Traditional software business models are being challenged by cloud-based application and infrastructure service models. There are many claims and jargon flying around the marketplace currently, leading to understandable confusion about exactly what these services entail.
Cloud computing simply refers to delivering hosted IT services over the Internet. It is a way of keeping data flexible and allows companies to expand without investing significant dollars into in-house infrastructure or software. Cloud computing relies on sharing a pool of physical and/or virtual resources, rather than deploying local or personal hardware and software.
Cloud services are different to traditional hosting models in that the service is fully managed by the provider, typically meaning
– the customer requires minimal hardware – just a PC and an internet connection
– they are not geo-locked meaning your business applications and data can be readily accessed anywhere you need it
– they are sold on-demand, typically by the hour
-they are highly flexible allowing the customer to use as little or as much of the service as required eliminating underutilized resources.
Cloud services are broadly marketed in three categories: Infrastructure-as-a-Service (IaaS), Platform-as-a-Service (PaaS) and Software-as-a-Service (SaaS).
Infrastructure-as-a-Service provides a customer with virtual server instances and storage, as well as APIs that allow the customer to access and configure their servers and storage virtually. The service provider outsources the equipment used to support operations, including storage, hardware, servers and networking components. This is an on-demand, pay-for-what-you-use model so you only pay for as much capacity as is needed.
IaaS can be utilised by enterprise customers to create easily scalable IT solutions where the expense and complexity of managing the underlying hardware are outsourced to the cloud provider. The benefit of IaaS lays in the flexibility offered to business to expand or contract resource usage to fit operational requirements as they need it rather than purchasing and integrating local hardware. Examples of IaaS providers include Amazon Webservices, Rackspace, Google Compute Engine, and VMware.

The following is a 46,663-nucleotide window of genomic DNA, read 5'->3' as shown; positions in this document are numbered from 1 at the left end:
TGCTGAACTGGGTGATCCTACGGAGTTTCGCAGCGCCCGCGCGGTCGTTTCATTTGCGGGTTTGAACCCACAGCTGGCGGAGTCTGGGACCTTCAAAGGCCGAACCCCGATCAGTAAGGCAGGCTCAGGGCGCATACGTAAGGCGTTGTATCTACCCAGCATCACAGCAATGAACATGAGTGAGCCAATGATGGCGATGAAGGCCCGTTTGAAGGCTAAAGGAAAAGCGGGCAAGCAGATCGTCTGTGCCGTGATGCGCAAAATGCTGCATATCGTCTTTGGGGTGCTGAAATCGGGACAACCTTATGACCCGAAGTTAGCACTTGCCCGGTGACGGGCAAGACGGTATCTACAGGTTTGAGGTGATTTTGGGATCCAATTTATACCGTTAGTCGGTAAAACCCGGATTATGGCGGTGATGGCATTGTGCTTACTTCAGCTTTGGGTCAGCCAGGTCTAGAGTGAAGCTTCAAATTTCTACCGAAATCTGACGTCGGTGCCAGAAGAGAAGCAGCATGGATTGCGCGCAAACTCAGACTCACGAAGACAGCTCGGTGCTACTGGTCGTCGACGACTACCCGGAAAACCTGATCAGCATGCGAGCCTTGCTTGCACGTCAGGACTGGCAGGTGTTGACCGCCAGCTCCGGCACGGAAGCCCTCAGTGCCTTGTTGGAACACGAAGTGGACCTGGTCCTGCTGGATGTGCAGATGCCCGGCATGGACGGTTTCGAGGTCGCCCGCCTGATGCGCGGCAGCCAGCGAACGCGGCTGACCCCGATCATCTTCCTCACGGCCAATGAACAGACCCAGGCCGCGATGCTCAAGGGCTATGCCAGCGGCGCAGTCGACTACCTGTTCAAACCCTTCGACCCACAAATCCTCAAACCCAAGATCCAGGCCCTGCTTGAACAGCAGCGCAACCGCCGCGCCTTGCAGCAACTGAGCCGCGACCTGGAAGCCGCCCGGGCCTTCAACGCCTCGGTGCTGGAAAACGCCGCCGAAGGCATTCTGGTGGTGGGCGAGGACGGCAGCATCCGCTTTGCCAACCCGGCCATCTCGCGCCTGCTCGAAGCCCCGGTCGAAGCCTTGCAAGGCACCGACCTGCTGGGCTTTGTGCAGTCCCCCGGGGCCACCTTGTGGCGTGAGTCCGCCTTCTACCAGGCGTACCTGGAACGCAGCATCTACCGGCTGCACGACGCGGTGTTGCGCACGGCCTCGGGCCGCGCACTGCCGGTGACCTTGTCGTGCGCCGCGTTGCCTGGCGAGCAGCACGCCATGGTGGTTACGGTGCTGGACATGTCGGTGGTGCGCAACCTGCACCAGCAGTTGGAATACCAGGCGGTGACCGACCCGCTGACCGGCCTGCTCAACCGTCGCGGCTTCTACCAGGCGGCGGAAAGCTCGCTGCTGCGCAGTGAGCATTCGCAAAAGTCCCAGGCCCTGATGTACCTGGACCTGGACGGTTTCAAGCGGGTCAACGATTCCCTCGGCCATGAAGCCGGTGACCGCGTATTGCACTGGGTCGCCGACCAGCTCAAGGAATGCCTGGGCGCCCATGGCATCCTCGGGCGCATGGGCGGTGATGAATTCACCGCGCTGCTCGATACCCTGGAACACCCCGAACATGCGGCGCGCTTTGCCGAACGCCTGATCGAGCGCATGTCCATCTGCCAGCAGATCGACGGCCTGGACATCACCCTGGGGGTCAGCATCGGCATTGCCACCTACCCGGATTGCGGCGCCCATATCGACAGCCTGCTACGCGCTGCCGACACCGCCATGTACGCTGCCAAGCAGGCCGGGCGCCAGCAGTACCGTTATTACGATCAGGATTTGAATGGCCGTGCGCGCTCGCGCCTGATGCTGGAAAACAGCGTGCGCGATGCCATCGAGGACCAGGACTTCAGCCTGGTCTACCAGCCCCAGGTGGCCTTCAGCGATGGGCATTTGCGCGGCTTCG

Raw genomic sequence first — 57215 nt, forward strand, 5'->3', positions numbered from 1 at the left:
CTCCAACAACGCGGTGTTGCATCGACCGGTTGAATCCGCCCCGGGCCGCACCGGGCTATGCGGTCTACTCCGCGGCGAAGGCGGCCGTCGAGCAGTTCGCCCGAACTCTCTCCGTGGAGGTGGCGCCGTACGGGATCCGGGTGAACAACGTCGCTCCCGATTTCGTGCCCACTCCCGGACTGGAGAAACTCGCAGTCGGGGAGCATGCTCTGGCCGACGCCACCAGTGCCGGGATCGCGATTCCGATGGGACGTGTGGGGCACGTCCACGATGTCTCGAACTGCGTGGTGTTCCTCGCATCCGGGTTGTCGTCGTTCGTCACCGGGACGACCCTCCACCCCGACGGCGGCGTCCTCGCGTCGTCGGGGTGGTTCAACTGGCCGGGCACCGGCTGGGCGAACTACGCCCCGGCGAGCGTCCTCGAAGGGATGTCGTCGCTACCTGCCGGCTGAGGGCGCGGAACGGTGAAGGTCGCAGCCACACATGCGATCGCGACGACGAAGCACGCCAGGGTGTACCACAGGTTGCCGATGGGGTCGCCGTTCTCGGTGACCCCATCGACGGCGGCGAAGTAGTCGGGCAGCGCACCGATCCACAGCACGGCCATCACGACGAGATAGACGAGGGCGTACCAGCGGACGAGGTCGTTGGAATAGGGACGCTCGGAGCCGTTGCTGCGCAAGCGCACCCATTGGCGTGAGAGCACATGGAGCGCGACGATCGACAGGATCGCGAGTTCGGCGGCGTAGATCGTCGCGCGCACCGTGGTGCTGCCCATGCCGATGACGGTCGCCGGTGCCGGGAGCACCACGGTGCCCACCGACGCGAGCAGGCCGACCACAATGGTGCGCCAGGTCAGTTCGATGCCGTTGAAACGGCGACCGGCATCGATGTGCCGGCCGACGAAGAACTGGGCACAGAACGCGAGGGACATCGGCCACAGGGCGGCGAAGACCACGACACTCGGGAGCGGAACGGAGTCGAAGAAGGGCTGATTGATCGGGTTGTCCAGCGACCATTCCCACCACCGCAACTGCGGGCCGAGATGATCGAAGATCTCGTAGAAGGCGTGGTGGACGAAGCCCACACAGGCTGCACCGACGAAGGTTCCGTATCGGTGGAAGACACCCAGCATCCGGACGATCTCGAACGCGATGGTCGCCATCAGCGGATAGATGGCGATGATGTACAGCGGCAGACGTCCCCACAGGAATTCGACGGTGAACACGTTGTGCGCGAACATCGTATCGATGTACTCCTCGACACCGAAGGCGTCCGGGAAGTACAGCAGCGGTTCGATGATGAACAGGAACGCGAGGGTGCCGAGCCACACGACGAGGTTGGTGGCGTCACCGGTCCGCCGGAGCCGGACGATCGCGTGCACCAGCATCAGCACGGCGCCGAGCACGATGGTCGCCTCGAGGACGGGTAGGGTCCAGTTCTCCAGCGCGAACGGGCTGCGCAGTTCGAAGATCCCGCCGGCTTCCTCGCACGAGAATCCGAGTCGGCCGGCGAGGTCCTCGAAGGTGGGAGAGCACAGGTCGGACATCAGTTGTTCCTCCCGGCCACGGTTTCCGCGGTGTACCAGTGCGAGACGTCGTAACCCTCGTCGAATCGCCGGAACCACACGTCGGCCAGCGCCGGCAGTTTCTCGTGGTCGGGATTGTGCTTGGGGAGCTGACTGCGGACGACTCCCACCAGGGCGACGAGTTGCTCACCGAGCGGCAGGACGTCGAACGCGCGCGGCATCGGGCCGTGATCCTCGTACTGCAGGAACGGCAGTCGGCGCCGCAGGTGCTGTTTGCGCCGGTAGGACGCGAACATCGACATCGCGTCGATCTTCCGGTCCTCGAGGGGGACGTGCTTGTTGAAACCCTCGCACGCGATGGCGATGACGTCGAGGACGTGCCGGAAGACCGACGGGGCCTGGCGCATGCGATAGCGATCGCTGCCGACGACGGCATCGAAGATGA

Platform-as-a-Service is a category of cloud computing that provides a platform of software development tools to enable developers to create applications and services over the internet using a cloud provider’s infrastructure. PaaS services are hosted in the cloud and accessed by users simply via their web browser. Some providers will not allow software created by their customers to be moved off the provider’s platform. Windows Azure, Google App Engine, Force.com, OpenShift, Heroku, VMware Cloud Foundry are examples of PaaS providers.
Software-as-a-Service is a cloud-based software delivery model where consumers are able to access software applications over the internet. The cloud provider supplies the hardware infrastructure, the software product and interacts with the user through a front-end portal. Enterprise users are able to use applications for a wide range of tasks, including accounting and invoicing, tracking sales, planning, performance monitoring and communications (including webmail and instant messaging). Many popular accounting, invoicing, sales, communications and CRM systems being delivered this way. Because the cloud provider hosts both the application and the data, the end user is free to use the service from anywhere. SaaS users pay a subscription for the software rather than purchase it outright. This negatesthe need for software licensing which can limit the number of users and/or devices where the software can be deployed. Applications are typically purchased and used online with files saved in the cloud rather than on individual computers or storage systems. Microsoft Office 365, Gmail, Flickr, Twitter and Facebook, SalesForce, and Netsuite are some well-known examples of SaaS providers.
This figure provides an overview of cloud-based application and infrastructure service models (Source: CIO Research Centre).
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